Today, we see mermaids everywhere, just not in the ocean.
They are on our coffee cups thanks to Starbucks’ usage of them in its logo and perhaps the most famous mermaid in the world, Disney’s Ariel, is all over the toy aisle and in children’s imaginations all over the globe.
But, mermaids used to be much more than just imaginary creatures. Many many hundreds of years ago, people used to actually believe they existed. To them, mermaids were as real as the ground beneath their feet.
Here, we take just a quick look at these fantastic mythical creatures and their history throughout folklore as compiled by Matt Simon for Wired.
Ea - About 4,000 years ago, Ea was the Babylonian god of the sea, he had the upper body of a human and the lower body of a fish. He was the inspiration for the Greek god Poseidon and the Roman god Neptune.
Atargatis - This ancient Syrian goddess was the first mermaid-like figure with the upper body of a woman and the lower body of a fish.
Nereids - The Roman naturalist Pliny the Elder wrote about these nymphs who were half human, half fish. However, he noted that the human part of them were still covered in fish-like scales. Pliny also wrote about sea-men who would climb up the sides of ships at night. The side of the ship with the sea-man on it would sink down in the water.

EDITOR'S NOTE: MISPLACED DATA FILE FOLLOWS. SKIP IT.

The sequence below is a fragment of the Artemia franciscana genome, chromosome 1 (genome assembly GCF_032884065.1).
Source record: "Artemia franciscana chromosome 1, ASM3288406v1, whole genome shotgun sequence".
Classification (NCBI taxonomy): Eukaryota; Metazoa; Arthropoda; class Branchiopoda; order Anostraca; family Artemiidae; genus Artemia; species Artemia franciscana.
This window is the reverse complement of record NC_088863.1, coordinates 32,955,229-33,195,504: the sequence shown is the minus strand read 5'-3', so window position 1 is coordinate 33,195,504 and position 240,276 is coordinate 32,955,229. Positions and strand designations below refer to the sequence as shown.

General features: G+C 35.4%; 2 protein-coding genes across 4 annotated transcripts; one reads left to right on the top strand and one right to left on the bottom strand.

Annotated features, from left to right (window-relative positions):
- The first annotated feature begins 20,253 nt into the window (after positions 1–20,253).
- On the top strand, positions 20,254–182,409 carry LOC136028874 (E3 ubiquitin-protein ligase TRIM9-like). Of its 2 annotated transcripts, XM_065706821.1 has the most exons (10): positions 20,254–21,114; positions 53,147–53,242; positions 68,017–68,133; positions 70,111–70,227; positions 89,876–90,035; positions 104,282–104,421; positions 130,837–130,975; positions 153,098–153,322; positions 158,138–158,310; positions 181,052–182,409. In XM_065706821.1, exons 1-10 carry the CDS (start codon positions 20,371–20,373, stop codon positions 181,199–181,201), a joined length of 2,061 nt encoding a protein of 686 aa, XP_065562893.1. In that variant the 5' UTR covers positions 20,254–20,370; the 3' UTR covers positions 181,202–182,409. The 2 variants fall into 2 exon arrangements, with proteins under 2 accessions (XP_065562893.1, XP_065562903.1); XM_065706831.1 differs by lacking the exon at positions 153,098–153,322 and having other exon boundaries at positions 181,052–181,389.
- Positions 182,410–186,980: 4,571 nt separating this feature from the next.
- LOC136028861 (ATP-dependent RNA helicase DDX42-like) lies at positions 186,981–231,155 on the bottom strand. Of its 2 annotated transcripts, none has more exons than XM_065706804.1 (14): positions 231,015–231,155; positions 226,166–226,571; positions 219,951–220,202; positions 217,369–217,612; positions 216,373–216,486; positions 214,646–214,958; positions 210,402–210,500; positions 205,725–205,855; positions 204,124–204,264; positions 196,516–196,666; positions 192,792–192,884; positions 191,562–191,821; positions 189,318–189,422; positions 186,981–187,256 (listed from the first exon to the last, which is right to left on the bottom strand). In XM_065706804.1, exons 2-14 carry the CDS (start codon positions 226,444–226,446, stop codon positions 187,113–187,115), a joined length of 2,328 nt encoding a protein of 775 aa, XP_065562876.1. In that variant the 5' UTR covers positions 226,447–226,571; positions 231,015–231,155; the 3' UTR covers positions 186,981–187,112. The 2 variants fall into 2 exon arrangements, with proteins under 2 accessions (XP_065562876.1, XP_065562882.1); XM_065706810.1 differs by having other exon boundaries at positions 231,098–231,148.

Sirens - From Greek mythology, these mermaids were evil. They could sing beautifully and their beautiful singing would captivate sailors so much that the sailors would stop their duties on the ship to listen to them. This would cause the ships to crash into rocks.
1430 - In the Netherlands, some girls rowing around in a boat are said to have found a mermaid and took her home with them and gave her clothes. She could not be taught to speak, though, and remained a mute.
1493 - During the voyage of Christopher Columbus, he himself spotted what he believed to be mermaids near what is known today as the Dominican Republic.
16th Century - Olaus Magnus wrote that fisherman around Scandinavia said that if you catch a mermaid or merman, a harsh storm would develop instantly.
1614 - John Smith (of Pocahontas fame) claimed to have spotted a mermaid near what is now known as Newfoundland in Canada.
17th Century - French naturalist Guillaume Rondelet claimed to have gotten ahold of two sea creatures that resembled members of the clergy. The “sea monk” and the “sea bishop” were described in the Encyclopaedia Metropolitana of 1817 as having some human features.
18th Century to Present - Sightings of mermaids became less and less common as people started embracing science more and mythology less. Today, they are reserved for coffee cups and cartoons … and educational building block toys.
What ancient people believed to be mermaids were likely just sea mammals like manatees and dugongs … or maybe mermaids actually are real!
If you want a real mermaid, all you need to do is grab your Click-A-Brick Rainbowland set. You can make a mermaid and so much more!
We hope you had fun learning about the history of these fascinating mythical creatures.